The Phillies acquired Pat Neshek from Houston in a trade Friday that brought them a veteran reliever for $6.5 million who could become a trade chip this summer.
In exchange for Neshek, the Phillies will send the Astros cash or a player to be named later. Houston was not likely to exercise Neshek's $6.5 million option and looked to dump his contract. But the Phillies saw value in Neshek, a righthanded specialist with a funky delivery.
The Phillies have money to spend, and they would prefer to spend it through short-term commitments.
"It's a goal of ours this year to really try to be competitive with the entire bullpen," Phillies general manager Matt Klentak said. "We really think Pat Neshek will help us in those efforts. Pat has a had a really strong three-year run. He controls the strike zone on the mound, which is something we talk about a lot. He is outstanding against righthanded hitters. We think he'll be a good fit."
Neshek, 36, appeared in 60 games for Houston last season with a 3.06 ERA in 47 innings. He struck out 43 and walked 11. But he is limited to a specialist role. Righties hit .172 with a .463 OPS in 130 plate appearances while lefties batted .250 with a .967 OPS in 55 plate appearances. His career splits follow the same trends.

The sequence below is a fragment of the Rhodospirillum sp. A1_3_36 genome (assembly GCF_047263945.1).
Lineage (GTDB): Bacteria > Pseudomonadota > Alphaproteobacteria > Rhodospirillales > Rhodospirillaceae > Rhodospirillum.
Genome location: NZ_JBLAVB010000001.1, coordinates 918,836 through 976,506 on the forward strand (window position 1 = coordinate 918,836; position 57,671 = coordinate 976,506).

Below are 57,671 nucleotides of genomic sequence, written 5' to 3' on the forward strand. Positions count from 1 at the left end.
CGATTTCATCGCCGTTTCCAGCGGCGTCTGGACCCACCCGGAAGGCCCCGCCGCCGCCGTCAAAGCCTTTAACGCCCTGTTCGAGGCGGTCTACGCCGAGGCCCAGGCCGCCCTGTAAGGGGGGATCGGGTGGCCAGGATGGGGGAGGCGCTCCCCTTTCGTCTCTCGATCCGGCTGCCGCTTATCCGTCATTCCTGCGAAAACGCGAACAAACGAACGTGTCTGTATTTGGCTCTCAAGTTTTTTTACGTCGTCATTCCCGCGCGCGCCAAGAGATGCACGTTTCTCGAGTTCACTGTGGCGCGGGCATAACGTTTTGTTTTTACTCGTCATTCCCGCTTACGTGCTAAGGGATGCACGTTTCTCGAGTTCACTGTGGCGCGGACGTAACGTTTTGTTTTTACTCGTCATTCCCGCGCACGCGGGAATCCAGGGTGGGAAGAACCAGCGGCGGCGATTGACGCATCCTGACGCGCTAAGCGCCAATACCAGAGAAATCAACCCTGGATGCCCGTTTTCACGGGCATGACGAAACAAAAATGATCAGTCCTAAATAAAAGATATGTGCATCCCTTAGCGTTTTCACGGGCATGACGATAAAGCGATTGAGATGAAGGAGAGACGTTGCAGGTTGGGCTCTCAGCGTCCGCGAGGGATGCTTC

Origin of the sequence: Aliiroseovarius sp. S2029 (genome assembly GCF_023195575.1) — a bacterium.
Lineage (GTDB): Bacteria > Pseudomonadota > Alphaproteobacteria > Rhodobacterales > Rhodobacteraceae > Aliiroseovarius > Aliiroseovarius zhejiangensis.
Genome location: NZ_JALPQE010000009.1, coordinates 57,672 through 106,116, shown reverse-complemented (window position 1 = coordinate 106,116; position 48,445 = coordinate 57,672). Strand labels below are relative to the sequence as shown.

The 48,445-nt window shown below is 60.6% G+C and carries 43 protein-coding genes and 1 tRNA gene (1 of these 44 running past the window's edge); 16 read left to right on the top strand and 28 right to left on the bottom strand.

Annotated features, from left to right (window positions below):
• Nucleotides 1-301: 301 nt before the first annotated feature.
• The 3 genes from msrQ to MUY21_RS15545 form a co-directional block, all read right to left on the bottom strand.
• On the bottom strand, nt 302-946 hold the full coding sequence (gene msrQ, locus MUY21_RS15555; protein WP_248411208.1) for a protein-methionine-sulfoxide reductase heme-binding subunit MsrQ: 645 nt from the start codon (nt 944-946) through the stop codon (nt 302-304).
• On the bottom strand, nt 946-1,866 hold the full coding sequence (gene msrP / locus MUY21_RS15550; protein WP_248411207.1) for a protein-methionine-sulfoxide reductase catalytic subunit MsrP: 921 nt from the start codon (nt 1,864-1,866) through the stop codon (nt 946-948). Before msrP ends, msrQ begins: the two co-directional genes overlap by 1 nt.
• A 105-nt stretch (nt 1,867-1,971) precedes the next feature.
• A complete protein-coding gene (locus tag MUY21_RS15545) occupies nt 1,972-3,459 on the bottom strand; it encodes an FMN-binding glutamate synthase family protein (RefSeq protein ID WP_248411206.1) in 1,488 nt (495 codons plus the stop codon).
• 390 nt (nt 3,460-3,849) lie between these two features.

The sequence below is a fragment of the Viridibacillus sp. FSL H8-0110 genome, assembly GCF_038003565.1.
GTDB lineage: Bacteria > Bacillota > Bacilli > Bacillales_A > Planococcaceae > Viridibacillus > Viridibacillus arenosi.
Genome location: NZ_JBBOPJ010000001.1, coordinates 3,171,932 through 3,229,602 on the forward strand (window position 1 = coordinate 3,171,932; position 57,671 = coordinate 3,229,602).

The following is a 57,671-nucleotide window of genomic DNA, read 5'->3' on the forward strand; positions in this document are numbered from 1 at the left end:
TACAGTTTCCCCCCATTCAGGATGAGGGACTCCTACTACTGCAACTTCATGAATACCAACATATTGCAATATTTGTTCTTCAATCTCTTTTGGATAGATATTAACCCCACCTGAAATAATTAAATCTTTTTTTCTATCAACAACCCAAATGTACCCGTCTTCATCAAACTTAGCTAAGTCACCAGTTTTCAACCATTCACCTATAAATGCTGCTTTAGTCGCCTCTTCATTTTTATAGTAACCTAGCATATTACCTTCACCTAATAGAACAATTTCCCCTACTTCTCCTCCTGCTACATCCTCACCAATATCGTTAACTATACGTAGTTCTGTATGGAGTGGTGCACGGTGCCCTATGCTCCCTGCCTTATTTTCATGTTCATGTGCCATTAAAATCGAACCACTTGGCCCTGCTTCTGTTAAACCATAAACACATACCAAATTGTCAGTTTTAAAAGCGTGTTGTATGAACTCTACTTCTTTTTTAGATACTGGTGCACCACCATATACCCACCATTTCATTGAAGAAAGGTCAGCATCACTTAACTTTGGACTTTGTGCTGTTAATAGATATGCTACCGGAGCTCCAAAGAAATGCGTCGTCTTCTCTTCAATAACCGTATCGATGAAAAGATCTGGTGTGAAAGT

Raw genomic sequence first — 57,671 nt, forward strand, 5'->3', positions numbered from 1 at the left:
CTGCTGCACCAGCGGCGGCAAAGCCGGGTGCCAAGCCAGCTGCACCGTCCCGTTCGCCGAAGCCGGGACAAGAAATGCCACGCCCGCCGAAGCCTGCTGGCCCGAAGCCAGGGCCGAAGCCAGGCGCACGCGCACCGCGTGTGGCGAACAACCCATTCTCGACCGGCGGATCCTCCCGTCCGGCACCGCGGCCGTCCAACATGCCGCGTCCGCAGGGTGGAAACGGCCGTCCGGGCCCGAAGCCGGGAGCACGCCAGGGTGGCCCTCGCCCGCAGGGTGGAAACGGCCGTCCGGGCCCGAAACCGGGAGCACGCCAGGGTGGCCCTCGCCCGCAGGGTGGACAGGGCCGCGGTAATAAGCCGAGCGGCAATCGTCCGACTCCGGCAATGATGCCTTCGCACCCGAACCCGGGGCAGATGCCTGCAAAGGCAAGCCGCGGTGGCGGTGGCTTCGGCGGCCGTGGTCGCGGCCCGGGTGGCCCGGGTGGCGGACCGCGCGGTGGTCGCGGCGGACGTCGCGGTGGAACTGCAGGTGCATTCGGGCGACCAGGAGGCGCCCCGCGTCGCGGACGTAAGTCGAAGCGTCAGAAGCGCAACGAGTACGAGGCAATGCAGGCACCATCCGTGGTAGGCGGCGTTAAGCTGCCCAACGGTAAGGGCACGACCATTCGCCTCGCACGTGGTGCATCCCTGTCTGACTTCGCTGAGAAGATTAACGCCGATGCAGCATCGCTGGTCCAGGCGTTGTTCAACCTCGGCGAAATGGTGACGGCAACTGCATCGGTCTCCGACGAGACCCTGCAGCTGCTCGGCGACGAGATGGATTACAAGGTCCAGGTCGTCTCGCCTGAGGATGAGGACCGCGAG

He has pitched for five teams in a 10-year career and was an all star in 2014 with St. Louis. In his last three seasons, Neshek has struck out 162 batters with just 32 walks in 169 innings.
With teams prioritizing bullpen arms and the cost of relievers soaring, the Phillies will bet on Neshek repeating his success from 2016. If he does, he could interest some contenders in July.
"As far as his age is concerned, the relevance of that is tempered somewhat by the fact that it's a one-year commitment," Klentak said. "The recent track record of his performance has been pretty good. The core of our team is likely to be fairly young next year. This is not unlike what we did a year ago with Jeremy Hellickson or Charlie Morton, acquiring a player via a trade on a shorter-term commitment. We're hopeful that this one will work out as well as Hellickson did last year."
The Phillies will have seven whole weeks to prepare for the 2017 season. Next spring is a longer one, with the World Baseball Classic scheduled, so Phillies pitchers and catchers will report on Feb. 13 to Clearwater, Fla.
The first game is Feb. 23 vs. the University of Tampa, with the Grapefruit League opener in Tampa against the Yankees on Feb. 24. The spring schedule ends March 31 in Clearwater against Tampa Bay.
The Phillies, for the first time in more than a decade, are not scheduled to play exhibition games in Philadelphia at the end of spring training. Opening day is in Cincinnati on April 3.